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Severe hypernatremia and hyperchloremia in an elderly patient with IgG-kappa-type multiple myeloma

Authors Imashuku S, Kudo N, Kubo K

Received 16 February 2013

Accepted for publication 26 March 2013

Published 14 May 2013 Volume 2013:4 Pages 43—47


Checked for plagiarism Yes

Review by Single anonymous peer review

Peer reviewer comments 3

Shinsaku Imashuku, Naoko Kudo, Kagekatsu Kubo

Division of Hematology, Takasago-seibu Hospital, Takasago, Japan

Abstract: A 77-year-old male was admitted to hospital after suffering a pelvic bone fracture in a road traffic accident and was incidentally found to have IgG-kappa-type multiple myeloma with hypercalcemia. The patient was also noted to be hypokalemic and had low HCO3-, with possible damage to the distal tubules in the kidneys. When the treatment was begun with bortezomib/dexamethasone/elcatonin and sodium bicarbonate (NaHCO3) in normal saline (equivalent to a daily sodium dose of 200 millimoles per liter [mmol/L]), the patient was in a state of poor oral fluid intake. The patient developed hypernatremia and hyperchloremia, with a peak serum sodium and chloride levels of 183 mmol/L and 153 mmol/L, respectively, at the sixth day after the start of treatment. Following the switch of the intravenous infusions from normal saline to soldem 1 and soldem 3 solutions, these high-electrolyte levels gradually returned to normal over the next 7 days. Although the patient showed disturbed consciousness (Japan Coma Scale = JCS-I-3) during the period of electrolyte abnormality, he eventually fully recovered without sequelae. In this patient, we successfully managed the severe hypernatremia/hyperchloremia, caused by the combined effects of intravenous saline burden in a state of poor oral fluid intake, during the treatment for IgG-kappa type multiple myeloma.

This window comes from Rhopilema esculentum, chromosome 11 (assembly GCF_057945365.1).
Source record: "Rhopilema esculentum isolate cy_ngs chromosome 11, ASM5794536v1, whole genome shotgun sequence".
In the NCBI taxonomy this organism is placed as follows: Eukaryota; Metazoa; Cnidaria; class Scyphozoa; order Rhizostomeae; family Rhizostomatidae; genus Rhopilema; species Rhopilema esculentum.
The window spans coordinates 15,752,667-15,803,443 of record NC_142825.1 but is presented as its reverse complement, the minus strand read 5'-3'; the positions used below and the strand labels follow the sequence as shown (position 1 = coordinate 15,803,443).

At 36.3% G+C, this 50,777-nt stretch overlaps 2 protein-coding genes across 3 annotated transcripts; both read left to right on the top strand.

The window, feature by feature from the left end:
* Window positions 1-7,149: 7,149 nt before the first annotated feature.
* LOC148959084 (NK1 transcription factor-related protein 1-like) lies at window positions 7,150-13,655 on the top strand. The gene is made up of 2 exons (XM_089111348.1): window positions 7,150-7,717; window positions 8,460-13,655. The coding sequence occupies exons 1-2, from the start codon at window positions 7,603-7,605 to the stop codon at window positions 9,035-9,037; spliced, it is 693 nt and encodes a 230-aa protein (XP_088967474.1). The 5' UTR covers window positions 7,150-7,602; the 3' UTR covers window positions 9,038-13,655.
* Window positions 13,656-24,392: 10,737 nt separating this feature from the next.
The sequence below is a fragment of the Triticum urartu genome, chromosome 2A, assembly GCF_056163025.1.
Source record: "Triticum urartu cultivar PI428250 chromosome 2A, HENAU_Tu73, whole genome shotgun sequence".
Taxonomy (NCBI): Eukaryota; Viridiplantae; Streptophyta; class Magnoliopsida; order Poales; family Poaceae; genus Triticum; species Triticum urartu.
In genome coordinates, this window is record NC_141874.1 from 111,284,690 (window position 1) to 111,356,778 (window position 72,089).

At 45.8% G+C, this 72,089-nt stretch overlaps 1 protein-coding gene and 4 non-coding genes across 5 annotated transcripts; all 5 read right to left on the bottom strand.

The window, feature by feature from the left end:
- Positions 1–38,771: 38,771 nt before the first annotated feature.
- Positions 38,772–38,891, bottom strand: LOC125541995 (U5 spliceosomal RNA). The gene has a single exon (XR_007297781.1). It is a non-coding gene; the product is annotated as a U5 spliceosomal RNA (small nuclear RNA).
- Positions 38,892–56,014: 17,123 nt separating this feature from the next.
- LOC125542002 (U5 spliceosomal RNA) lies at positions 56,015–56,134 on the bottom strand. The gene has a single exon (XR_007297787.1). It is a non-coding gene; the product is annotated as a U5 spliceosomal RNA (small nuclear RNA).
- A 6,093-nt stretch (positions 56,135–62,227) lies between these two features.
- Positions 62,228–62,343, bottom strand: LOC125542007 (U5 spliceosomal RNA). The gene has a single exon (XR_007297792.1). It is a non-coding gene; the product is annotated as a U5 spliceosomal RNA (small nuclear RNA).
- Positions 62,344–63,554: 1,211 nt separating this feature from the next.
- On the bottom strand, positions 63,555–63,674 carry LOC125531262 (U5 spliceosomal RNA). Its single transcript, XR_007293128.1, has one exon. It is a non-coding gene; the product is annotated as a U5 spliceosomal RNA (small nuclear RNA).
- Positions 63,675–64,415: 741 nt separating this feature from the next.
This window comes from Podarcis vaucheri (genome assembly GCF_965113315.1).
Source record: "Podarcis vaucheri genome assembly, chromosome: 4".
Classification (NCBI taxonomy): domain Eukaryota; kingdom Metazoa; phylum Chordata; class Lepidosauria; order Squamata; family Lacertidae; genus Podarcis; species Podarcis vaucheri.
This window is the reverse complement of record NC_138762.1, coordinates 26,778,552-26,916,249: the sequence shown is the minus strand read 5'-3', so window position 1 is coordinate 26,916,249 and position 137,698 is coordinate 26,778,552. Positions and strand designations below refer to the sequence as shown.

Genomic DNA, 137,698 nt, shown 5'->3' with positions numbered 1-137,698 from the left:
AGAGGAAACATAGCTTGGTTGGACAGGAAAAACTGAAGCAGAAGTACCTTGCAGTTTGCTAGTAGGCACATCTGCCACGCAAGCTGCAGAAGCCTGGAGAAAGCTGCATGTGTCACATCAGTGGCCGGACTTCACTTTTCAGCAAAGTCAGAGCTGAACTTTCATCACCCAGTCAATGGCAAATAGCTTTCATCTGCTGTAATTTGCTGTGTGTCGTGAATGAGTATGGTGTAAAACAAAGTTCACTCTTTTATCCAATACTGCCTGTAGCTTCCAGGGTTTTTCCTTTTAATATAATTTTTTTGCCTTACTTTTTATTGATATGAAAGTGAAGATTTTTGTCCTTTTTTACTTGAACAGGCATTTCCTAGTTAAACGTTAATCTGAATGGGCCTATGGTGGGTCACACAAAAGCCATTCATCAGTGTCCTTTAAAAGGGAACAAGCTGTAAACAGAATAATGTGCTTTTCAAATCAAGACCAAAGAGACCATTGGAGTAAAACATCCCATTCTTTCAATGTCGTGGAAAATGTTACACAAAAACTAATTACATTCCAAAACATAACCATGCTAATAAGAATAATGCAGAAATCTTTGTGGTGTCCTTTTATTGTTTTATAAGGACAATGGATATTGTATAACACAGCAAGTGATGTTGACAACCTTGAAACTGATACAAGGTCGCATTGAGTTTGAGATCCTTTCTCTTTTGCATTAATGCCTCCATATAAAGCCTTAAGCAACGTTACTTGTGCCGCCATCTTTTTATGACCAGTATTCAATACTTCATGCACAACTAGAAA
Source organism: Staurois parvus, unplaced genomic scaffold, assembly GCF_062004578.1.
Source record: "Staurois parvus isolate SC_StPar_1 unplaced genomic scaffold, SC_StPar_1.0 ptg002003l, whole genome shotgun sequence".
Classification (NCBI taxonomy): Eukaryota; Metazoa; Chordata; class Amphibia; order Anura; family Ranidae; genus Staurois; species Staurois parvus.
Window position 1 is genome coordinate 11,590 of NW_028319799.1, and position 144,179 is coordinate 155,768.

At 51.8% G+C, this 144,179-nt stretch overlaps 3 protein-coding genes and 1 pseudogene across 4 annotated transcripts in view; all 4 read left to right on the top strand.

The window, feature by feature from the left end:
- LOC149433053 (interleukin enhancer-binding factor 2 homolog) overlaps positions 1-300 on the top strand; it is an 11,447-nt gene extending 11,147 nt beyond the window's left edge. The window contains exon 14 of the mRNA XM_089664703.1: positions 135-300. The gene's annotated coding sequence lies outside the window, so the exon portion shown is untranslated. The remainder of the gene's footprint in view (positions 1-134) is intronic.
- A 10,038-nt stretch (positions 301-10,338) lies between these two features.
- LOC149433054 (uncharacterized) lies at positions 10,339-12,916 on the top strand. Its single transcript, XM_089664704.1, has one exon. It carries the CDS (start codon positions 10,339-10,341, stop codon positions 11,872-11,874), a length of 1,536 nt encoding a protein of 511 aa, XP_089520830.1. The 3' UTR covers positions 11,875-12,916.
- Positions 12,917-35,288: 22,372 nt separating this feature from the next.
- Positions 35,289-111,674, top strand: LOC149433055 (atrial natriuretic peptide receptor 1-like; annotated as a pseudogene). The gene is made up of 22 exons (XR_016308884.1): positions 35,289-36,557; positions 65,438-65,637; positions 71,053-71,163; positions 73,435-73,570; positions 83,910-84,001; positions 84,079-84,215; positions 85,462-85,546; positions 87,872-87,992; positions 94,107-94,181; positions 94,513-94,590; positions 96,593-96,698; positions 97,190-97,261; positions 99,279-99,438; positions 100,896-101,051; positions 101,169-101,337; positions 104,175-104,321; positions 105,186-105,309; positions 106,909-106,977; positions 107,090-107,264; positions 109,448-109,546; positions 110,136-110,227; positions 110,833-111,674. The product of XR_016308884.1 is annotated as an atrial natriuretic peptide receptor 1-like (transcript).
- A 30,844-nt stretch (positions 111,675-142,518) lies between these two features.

Keywords: hypernatremia, hyperchloremia, multiple myeloma, IgG-kappa, metabolic acidosis, renal tubular damage

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